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256 pp 6x9
"Bill Quigley draws on the common sense of Thomas Paine, the moral inspiration of Martin Luther King, Jr., and the political wisdom of Franklin Delano Roosevelt to issue a bold challenge for our society: to guarantee people who want to work the right to a job at a living wage. In a brave and witty book that is both visionary and practical, Quigley reminds us that if once radical ideas like social security and the abolition of slavery can become realities, then the current partnership between poverty and work can be upended too."
Lani Guinier, Professor of Law and co-author of The Miner's Canary
Across the United States tens of millions of people are working forty or more hours a week...and living in poverty. This is surprising in a country where politicians promise that anyone who does their share, and works hard, will get ahead. In Ending Poverty As We Know It, William Quigley argues that it is time to make good on that promise by adding to the Constitution language that insures those who want to work can do soand at a wage that enables them to afford reasonable shelter, clothing, and food.
Excerpt available at www.temple.edu/tempress
"Bill Quigley's book makes us believe that America can really change for the better and provide a decent job and a fair wage to hard-working families. This is a very important book. Bill brings a lifetime of knowledge and commitment to this; and he really shows us, step by step, how it can be done."
Sister Helen Prejean, social activist and author of Dead Man Walking
"Quigley, an active public interest lawyer and law professor, makes a good case for a constitutional amendment that requires a living wage job for everyone. ...a timely and interesting topic that makes for good reading. Highly recommended."
"While it will not solve America's poverty crisis, Quigley's book stands as a call to arms to the American public to act, to think, and to consider his proposal not just for the sake of charity, but for the sake of the country."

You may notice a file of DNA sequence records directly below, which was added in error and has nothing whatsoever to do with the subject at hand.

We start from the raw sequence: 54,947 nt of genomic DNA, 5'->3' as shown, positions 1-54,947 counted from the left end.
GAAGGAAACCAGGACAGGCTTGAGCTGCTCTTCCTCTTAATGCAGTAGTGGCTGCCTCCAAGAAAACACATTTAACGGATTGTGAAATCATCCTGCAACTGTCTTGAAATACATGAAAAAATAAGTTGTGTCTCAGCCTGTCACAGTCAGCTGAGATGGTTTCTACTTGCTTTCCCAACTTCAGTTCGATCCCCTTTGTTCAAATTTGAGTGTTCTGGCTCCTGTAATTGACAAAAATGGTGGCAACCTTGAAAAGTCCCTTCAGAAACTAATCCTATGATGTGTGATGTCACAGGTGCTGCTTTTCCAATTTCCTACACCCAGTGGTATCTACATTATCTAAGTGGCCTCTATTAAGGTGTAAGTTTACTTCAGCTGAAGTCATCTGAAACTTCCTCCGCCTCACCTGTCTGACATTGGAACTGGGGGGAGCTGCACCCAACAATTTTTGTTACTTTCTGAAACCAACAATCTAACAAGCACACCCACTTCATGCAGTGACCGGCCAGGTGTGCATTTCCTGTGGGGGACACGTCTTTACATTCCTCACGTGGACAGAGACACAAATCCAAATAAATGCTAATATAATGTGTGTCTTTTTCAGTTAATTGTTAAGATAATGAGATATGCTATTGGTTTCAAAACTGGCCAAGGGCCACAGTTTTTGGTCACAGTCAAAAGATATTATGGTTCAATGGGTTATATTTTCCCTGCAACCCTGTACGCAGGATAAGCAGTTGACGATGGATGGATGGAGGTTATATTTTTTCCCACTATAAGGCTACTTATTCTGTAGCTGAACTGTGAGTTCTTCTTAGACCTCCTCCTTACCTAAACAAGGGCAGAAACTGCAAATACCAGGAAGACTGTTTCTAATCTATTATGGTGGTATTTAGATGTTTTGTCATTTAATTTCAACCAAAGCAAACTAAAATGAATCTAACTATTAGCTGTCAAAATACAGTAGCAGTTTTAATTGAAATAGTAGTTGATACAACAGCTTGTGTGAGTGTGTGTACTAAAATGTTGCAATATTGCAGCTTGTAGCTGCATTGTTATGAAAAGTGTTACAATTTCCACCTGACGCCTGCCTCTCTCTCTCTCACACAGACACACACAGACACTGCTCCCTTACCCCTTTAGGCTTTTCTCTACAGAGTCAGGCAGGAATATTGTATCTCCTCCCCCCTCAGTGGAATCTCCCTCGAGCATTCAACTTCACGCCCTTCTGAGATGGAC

Berkeley Journal of Employment and Labor Law
"[T]imely and significant.... [Quigley] proceeds to make a strong case..."
Labor Studies Journal
"You should check it out, even if you're too busy trying to make ends meet. The book is full of facts kept safely away from the consciousness of the voting public."
Sean Gonsalves, Cape Cod Times
Bill Quigley was guest columnist on The Jurist, an online law journal published by the University of Pittsburgh School of Law.
Part I: Introduction
1. Why a Right to a Job at a Living Wage?
Part II: Reeducating Ourselves about What It Means to Be Poor
2. Myths and Facts about Poverty and Work
3. Our History Shapes Our Thinking
4. Current Official Definition of Poverty
5. A New Definition of Poverty
Part III: Poverty and Lack of Work
6. The Extent of Unemployment and Underemployment
7. The Cost of Unemployment and Underemployment
Part IV: Work and Poverty
8. The Working Poor
9. Low-Wage Work
Part V: A Constitutional Right to a Job at a Living Wage
10. A Constitutional Amendment
11. Support for a Right to a Job
12. Support for a Right to Living Wages
13. How Might a Constitutional Amendment Work?
14. The Way to End Poverty as We Know It
Suggested Web Resources for Further Reading
William P. Quigley is the Janet Mary Riley Distinguished Professor of Law and Director of the Law Clinic and the Gillis Long Poverty Law Center at Loyola University, New Orleans. He has been an active public interest lawyer for over 20 years, and served as counsel for a wide range of public interest organizations on issues including public housing, voting rights, death penalty, living wage, civil liberties, civil disobedience, educational reform and constitutional rights. Quigley has litigated numerous cases with the NAACP Legal Defense and Educational Fund Inc., and served as General Counsel for the ACLU of Louisiana for 15 years. He has served as Chair of the Louisiana Advisory Committee to the U.S. Commission on Civil Rights and with many other local, state, and national legal and civil rights organizations. He has been counsel for ACORN and other community groups in the effort to enact a one dollar an hour raise in the minimum wage for every worker in New Orleans.
Labor Studies and Work
Political Science and Public Policy
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